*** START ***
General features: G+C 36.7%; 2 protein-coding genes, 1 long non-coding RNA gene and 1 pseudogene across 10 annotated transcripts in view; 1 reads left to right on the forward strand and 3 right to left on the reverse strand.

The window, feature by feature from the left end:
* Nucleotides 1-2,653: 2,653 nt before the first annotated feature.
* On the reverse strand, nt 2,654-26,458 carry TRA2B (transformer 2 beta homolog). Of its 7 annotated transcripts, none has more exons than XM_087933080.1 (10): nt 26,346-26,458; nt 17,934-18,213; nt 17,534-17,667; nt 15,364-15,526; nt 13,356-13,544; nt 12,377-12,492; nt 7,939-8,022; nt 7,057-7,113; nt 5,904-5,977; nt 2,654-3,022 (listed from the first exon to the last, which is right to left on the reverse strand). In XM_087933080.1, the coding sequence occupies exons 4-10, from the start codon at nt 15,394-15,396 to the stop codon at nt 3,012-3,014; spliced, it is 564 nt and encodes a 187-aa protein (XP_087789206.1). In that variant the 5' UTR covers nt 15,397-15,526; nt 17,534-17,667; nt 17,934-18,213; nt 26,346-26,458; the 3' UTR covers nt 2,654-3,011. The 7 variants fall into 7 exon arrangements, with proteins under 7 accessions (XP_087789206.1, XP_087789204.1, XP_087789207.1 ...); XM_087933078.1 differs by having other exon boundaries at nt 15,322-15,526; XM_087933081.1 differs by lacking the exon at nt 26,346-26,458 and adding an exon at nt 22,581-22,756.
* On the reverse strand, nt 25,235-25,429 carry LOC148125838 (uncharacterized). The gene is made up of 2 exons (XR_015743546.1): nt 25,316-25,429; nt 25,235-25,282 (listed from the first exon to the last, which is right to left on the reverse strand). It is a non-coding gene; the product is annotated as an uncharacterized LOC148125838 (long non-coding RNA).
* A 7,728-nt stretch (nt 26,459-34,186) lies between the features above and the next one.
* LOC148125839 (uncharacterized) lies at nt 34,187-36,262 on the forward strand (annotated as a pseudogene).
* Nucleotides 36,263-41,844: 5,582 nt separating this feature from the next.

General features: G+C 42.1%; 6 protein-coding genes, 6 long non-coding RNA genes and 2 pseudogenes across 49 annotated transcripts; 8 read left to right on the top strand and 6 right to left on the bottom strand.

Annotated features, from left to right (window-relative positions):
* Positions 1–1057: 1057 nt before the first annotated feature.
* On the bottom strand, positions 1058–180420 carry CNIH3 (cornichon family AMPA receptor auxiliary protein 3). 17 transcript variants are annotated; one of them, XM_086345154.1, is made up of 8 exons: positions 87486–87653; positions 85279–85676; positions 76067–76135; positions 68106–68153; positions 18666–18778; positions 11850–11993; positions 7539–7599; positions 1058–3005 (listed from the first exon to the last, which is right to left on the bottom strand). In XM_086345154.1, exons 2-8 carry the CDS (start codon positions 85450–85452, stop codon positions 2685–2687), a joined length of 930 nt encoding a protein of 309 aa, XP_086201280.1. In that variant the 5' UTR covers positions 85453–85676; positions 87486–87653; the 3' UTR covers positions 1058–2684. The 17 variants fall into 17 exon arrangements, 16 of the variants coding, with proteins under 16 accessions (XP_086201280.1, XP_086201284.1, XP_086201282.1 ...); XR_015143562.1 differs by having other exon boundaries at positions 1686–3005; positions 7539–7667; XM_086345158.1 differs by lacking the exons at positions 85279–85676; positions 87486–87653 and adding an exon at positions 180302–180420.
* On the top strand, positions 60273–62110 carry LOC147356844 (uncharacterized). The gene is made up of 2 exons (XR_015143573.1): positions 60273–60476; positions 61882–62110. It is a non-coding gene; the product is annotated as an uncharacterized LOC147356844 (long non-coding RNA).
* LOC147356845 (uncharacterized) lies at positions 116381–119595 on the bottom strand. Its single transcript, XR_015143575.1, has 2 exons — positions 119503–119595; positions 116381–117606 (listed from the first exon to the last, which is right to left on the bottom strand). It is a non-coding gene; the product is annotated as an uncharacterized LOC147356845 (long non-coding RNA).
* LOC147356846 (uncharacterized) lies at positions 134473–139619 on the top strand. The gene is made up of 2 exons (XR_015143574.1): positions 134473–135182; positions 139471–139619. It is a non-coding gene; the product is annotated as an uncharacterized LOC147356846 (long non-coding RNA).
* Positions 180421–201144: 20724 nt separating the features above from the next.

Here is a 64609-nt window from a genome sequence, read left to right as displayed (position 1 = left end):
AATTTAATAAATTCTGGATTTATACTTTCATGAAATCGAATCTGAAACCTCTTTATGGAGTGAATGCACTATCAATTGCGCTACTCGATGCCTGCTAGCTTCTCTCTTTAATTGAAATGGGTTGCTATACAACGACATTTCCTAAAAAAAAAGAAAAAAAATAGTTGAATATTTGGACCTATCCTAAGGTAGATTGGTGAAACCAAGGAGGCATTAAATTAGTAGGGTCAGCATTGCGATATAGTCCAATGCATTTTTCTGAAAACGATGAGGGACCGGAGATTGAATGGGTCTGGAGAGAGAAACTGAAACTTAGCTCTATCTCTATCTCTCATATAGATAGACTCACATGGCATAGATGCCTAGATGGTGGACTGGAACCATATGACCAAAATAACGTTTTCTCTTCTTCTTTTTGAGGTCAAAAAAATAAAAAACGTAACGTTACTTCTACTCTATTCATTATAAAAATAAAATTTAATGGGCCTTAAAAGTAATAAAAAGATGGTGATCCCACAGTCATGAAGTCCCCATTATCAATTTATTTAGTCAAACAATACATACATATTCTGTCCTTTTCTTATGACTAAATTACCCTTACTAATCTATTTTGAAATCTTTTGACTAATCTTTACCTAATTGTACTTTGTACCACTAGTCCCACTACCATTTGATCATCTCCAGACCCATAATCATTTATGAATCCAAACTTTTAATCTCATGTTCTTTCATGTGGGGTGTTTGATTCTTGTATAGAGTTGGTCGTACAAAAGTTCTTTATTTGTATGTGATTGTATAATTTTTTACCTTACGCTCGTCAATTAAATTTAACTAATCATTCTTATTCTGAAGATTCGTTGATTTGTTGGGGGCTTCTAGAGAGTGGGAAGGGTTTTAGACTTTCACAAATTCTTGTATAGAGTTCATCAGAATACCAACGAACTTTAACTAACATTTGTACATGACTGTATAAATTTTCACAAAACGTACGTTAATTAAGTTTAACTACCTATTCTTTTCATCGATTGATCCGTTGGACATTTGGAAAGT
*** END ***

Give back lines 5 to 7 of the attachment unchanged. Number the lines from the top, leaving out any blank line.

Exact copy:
* On the reverse strand, nt 25,235-25,429 carry LOC148125838 (uncharacterized). The gene is made up of 2 exons (XR_015743546.1): nt 25,316-25,429; nt 25,235-25,282 (listed from the first exon to the last, which is right to left on the reverse strand). It is a non-coding gene; the product is annotated as an uncharacterized LOC148125838 (long non-coding RNA).
* A 7,728-nt stretch (nt 26,459-34,186) lies between the features above and the next one.
* LOC148125839 (uncharacterized) lies at nt 34,187-36,262 on the forward strand (annotated as a pseudogene).